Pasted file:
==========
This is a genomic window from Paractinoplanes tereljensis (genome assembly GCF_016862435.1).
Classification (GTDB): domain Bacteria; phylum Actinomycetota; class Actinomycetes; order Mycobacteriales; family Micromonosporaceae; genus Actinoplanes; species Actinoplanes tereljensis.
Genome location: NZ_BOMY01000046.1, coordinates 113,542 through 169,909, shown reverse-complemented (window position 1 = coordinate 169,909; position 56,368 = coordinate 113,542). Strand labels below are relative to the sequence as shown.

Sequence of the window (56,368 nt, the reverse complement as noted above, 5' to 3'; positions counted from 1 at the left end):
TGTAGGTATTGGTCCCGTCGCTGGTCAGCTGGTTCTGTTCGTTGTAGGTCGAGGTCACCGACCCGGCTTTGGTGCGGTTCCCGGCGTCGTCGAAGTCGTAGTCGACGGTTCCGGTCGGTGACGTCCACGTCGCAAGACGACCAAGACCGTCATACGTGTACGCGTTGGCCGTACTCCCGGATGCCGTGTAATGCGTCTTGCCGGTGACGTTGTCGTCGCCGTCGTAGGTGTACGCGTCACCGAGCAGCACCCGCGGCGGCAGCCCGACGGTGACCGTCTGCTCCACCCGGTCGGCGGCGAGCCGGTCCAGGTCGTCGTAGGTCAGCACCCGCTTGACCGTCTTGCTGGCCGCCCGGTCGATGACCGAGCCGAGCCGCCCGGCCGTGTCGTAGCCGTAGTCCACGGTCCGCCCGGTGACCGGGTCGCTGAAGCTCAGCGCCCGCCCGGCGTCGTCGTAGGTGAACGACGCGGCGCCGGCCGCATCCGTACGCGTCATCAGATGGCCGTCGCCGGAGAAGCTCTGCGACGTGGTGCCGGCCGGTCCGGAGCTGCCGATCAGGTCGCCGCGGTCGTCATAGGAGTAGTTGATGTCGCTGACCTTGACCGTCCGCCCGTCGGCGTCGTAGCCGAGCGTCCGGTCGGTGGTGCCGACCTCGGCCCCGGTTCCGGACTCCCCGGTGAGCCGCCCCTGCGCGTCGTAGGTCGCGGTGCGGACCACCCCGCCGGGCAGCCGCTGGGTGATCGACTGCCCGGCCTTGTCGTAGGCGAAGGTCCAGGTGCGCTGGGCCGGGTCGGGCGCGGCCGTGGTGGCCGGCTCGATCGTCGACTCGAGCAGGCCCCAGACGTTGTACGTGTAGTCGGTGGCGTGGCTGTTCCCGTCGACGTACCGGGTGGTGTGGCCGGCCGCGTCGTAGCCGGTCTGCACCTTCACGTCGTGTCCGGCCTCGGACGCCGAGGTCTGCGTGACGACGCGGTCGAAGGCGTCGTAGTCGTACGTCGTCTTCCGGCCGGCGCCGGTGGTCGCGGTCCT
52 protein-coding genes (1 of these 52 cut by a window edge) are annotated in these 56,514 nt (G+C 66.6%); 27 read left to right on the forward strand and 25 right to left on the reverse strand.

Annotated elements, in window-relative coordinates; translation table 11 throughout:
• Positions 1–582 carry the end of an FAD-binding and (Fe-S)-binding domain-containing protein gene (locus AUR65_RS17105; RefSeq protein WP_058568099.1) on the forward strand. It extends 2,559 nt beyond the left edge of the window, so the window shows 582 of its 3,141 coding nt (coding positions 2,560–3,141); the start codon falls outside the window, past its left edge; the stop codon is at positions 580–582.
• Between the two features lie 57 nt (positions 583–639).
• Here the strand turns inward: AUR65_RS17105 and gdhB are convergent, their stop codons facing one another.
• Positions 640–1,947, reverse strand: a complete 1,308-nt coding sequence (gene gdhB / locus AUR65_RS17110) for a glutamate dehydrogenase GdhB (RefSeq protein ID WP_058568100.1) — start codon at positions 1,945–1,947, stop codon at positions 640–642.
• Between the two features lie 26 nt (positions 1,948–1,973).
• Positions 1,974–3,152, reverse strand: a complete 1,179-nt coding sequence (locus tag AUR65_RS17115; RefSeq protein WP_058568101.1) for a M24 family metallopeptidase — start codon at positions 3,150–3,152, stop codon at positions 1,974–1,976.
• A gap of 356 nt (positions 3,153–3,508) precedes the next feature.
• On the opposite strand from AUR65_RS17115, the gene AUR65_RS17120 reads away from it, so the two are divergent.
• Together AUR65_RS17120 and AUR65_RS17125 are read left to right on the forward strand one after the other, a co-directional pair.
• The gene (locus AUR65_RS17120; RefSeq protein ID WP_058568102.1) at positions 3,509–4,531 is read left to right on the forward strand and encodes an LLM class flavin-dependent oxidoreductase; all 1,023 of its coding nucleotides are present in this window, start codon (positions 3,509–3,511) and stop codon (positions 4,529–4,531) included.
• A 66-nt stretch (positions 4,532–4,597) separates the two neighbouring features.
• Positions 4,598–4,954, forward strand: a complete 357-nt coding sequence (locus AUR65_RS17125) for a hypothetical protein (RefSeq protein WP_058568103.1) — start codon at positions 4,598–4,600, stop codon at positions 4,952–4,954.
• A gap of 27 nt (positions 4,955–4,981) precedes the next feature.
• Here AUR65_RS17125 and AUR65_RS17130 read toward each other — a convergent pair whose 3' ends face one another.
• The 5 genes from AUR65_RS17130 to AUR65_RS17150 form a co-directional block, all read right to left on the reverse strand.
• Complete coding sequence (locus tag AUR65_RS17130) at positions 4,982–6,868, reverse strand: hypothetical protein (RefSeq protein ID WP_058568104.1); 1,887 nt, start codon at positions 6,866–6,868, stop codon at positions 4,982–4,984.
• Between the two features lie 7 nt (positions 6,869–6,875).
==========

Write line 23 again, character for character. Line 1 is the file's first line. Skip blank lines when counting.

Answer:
• Complete coding sequence (locus tag AUR65_RS17130) at positions 4,982–6,868, reverse strand: hypothetical protein (RefSeq protein ID WP_058568104.1); 1,887 nt, start codon at positions 6,866–6,868, stop codon at positions 4,982–4,984.